You've probably heard of Caesar's famous quotation "Veni. Vidi. Vici", but did you know he would have said it like Pavel Chekov, as "weenie, weedy, weechee"? And his own name would have sounded more like the title of Wilhelm II than that of Cardini's famous salad. But how can we know this for certain, given that audio recording was long in the future back then? In this essay, Nicholas Swift examines the clues historians use to piece together the pronunciation rules of ancient languages.

Solid as the Rock | Timothy Jacobson, The New Criterion

A look at the rock of Gibraltar, a historically pivotal outcropping at the southwestern tip of Europe, standing over the strait linking the Mediterranean to the Atlantic.

Greeks Bearing Gifts | Simon Winchester, Lapham’s Quarterly

For Lapham's Quarterly's latest issue, on Technology, Simon Winchester delivers the preface, a survey of industrial technology from ancient times to the present. Winchester focuses on the shift in the societal mood about new tech, from awe and wonder to apprehension and worry, as advances have come more and more quickly at one another's heels. Winchester draws a great deal, in this piece, on things he covers in greater depth in his book The Perfectionists, which I highly recommend.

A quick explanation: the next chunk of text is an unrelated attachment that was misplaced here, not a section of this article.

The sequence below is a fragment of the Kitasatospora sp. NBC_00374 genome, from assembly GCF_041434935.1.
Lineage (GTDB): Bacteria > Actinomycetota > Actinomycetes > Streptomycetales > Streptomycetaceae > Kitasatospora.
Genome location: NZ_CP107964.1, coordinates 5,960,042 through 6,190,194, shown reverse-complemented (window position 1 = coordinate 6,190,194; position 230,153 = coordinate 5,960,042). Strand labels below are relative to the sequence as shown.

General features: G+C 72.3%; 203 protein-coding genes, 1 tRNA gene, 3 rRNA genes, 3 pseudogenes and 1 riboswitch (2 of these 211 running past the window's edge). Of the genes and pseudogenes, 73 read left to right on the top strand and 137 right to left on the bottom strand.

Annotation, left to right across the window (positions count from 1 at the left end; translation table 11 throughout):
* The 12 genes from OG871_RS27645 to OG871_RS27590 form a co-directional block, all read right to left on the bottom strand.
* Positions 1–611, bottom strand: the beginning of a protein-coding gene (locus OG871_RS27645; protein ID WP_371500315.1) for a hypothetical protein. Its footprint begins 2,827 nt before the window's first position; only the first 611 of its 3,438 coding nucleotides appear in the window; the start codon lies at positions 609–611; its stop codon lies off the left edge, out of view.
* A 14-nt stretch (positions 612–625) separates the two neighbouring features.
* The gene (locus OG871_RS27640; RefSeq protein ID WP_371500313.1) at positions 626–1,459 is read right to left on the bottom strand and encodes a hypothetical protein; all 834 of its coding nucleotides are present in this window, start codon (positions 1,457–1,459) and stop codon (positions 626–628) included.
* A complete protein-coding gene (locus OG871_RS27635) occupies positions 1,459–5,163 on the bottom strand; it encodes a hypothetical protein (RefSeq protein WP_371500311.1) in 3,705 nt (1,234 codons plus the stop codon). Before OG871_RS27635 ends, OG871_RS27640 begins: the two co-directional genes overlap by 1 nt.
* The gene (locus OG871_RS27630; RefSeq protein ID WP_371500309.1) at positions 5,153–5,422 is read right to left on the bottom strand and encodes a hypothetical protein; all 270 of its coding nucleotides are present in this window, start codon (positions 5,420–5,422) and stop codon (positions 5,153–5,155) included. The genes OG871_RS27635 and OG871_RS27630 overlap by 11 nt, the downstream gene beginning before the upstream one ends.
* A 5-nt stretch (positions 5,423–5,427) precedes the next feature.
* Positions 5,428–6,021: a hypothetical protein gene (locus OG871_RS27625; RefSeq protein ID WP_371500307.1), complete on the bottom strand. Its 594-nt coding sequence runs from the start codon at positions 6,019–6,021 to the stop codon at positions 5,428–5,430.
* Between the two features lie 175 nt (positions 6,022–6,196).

The Beyoğlu Municipality Waste Management Orchestra | Kenan Orhan, The Paris Review

[FICTION] In a dystopian Istanbul, a garbage collector's life changes when she finds a pile of handwritten music compositions discarded in a cramped alley.

Ben Burtt | Leonard & Jessie Maltin, Maltin on Movies

{AUDIO] An interview with legendary sound designer Ben Burtt. Topic range from the Wilhelm Scream to the Tarzan Yell, from Burtt's compiling exotic sound clips to bring the lightsaber to life to his manipulating his own speech to voice R2-D2 and WALL-E. (1 hour)